Nintendo’s Recently Released Link’s Awakening Has So Many Issues People Are Hacking Their Switch Just To Mod The Game

Nintendo’s Recently Released Link’s Awakening Has So Many Issues People Are Hacking Their Switch Just To Mod The Game
Credit: Nintendo via YouTube

Nintendo is known for polishing their games to a very specific level before release.  This level of polish has been found in Nintendo’s games since the birth of the Nintendo Entertainment System, and originally involved a specific seal for Nintendo-approved video games.  This was a direct response to shovel-ware burying the Atari 2600 in mountains of unplayable trash; notably the Steven Spielbergs Atari game E.T., that they infamously dumped all of the copies of in the dead of night in a landfill.  1983 was the year of the video game crash, and Nintendo took direct action against this effecting their new system coming to market.

Link’s Awakening has recently come to reside on the Switch, a remake of an old Gameboy gem, released originally in 1993.  The universe of the Legend of Zelda series wasn’t too fully crafted yet; some enemies from Super Mario Bros make their appearance in the classic isometric RPG, which is a bit jarring on the Switch, but it was a classic on the Gameboy.

This Seal of Quality was removed from service after the era of the Nintendo Entertainment System (or NES, colloquially).

Link’s Awakening could’ve benefitted from this personal checking of quality by the late Hiroshi Yamauchi, as it’s arguably the worst primary Nintendo IP ship in recent memory.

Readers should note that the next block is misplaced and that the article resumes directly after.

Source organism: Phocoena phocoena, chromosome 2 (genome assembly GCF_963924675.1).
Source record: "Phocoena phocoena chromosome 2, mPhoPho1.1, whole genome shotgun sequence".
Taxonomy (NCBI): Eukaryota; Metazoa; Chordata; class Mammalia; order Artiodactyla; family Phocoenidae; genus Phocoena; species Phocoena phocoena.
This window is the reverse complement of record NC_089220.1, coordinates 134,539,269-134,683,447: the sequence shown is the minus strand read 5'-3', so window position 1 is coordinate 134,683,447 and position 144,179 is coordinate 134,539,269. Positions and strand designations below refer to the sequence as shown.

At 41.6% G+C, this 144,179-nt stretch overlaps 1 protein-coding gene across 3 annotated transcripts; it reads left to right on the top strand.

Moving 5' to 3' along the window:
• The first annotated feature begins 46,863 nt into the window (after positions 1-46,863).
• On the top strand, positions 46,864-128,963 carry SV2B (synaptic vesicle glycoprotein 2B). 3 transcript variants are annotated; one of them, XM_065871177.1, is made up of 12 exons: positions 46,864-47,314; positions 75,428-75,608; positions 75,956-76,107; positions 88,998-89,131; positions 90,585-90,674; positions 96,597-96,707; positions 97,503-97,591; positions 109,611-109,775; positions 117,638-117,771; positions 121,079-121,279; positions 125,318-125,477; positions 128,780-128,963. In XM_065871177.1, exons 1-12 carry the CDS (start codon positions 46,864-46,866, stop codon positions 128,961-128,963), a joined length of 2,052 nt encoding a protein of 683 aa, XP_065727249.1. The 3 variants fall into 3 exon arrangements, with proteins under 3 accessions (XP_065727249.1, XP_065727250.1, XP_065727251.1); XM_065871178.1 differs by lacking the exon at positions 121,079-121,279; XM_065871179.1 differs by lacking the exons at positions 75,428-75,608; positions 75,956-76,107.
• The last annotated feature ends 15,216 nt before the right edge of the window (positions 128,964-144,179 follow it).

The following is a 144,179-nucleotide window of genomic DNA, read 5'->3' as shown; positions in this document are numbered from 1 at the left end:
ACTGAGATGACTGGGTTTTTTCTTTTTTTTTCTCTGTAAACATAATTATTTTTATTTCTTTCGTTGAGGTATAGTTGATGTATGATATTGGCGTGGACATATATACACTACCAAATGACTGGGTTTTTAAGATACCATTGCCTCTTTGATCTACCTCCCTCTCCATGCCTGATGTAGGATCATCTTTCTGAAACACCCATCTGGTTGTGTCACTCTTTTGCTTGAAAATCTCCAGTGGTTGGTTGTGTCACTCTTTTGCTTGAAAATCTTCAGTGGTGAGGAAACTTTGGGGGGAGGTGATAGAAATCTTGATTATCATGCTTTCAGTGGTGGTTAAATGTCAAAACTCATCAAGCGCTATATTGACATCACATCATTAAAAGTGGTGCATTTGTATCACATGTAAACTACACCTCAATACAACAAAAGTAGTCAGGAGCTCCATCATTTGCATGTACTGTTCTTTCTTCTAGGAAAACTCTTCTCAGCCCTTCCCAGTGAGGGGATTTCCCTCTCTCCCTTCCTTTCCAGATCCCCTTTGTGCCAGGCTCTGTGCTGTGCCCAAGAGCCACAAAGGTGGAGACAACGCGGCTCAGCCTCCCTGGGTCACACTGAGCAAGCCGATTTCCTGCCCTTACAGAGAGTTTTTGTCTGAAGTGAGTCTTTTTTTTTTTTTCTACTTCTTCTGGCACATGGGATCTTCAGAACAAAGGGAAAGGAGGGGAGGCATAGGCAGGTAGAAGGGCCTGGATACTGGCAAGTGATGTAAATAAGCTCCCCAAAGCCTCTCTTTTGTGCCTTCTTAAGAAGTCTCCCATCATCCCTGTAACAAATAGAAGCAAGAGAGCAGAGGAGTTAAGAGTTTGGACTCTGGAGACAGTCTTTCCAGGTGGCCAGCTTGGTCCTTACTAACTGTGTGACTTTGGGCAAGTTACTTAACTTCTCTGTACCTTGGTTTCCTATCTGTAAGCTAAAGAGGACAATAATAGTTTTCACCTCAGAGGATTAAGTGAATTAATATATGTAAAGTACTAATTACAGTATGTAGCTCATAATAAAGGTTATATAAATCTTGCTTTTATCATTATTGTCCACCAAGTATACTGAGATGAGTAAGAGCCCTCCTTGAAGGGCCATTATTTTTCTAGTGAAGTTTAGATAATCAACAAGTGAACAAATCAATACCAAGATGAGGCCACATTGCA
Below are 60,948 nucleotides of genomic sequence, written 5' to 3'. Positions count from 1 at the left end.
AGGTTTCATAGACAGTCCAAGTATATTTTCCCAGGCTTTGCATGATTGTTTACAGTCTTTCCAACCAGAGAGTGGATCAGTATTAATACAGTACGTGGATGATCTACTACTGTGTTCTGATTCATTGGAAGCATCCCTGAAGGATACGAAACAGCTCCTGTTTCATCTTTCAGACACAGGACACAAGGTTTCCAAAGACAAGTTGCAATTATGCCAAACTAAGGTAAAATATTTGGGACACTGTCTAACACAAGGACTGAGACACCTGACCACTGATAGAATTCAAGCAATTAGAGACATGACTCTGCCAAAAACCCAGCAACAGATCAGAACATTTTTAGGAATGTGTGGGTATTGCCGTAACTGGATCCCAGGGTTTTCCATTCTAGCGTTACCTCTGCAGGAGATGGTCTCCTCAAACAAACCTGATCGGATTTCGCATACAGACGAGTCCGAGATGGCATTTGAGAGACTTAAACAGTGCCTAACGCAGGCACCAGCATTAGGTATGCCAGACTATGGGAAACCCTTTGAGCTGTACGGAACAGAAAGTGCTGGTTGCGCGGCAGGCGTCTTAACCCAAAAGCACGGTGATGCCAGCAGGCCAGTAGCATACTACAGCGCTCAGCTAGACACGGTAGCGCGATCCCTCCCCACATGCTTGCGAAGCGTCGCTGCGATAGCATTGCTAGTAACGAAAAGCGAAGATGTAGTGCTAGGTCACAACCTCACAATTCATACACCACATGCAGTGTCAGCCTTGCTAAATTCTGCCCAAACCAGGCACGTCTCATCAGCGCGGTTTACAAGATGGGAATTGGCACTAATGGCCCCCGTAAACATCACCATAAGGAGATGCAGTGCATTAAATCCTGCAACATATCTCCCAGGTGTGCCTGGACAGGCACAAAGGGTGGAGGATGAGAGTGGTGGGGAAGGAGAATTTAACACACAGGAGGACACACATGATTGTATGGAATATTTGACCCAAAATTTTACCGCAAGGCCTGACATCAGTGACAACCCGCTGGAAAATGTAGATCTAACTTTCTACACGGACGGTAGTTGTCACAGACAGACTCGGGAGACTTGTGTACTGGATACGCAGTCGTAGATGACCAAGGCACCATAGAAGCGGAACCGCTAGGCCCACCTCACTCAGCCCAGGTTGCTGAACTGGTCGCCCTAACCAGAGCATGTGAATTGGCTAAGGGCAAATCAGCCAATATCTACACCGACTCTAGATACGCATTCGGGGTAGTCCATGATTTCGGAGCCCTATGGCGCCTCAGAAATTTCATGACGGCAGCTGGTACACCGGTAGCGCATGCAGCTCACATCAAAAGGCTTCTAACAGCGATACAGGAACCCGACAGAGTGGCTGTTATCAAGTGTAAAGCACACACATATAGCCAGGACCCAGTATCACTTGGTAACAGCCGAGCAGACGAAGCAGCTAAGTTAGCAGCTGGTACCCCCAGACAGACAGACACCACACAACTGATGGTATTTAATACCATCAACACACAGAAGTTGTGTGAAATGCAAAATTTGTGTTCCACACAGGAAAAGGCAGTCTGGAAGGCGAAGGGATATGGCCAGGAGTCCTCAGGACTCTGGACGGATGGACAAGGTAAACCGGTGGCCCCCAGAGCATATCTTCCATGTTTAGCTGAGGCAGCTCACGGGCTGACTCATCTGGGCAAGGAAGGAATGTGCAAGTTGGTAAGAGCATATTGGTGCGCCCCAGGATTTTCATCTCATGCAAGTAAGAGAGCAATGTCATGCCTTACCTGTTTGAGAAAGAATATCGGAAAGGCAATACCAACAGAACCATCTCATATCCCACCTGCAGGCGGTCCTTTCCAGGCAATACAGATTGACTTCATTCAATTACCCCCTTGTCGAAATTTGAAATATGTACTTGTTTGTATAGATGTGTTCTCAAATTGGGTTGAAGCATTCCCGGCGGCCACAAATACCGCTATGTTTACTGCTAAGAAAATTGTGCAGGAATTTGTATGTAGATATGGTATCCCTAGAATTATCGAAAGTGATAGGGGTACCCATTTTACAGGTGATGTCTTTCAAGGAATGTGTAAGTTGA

The game came out to noticeable surprise, as frame-stuttering was rampant across the map and an odd haze around the screen made for a frustrating combination.  The haze is explained later as part of the plot, yet never goes away.  The stuttering was far more concerning, yet the haze was far more annoying.  Add in a tilt-shift effect for the fun of it, and you have people starting to get annoyed with the various aspects of Nintendo’s newest offering.

The adding of both the tilt-shift and the haze make sense, even if it’s annoying gamers; Link’s Awakening was crafted to be a faithful representation to the original Gameboy title.  The Gameboy had far less power than the Switch, obviously, and developers were likely concerned about the relatively bare screen once the port was wrapping up.  Not having many objects in view at once made the game seen barren, so the developers likely jazzed it up with the haze and tilt-shift.

Consumers decided they wanted a less nausea-inducing experience, and so we ended up with mods for Switch titles.  It involves cracking the hardware in your Nintendo Switch, which is against the Terms of Service, and then modifying files on your Switch to alter the ‘.nsp’ file.  Skyrim notably had Switch modding done prior, yet that modding was more ports of previous mods.  This is the first title that has people flocking to hack their Switch to change how a Nintendo game operates.

Two users, known as ‘MelonSpeedRuns’ and ‘Rodrigo’ have released a mod titled ‘No DOF Blur’, where DOF stands for depth-of-field.  The mod is simple to install, with just adding the modified files to your SD card after hacking the Switch.  Other mods contain stuttering fixes, UI fixes, and icon fixes for the title.

It’s interesting to watch and wait for what Nintendo’s reaction will be to this.  They’ve gone after pirates in the past, yet this situation stems from something greater than piracy.  This situation seems to stem from a mediocre title for a flagship IP being shipped, and fans wanting it to work better.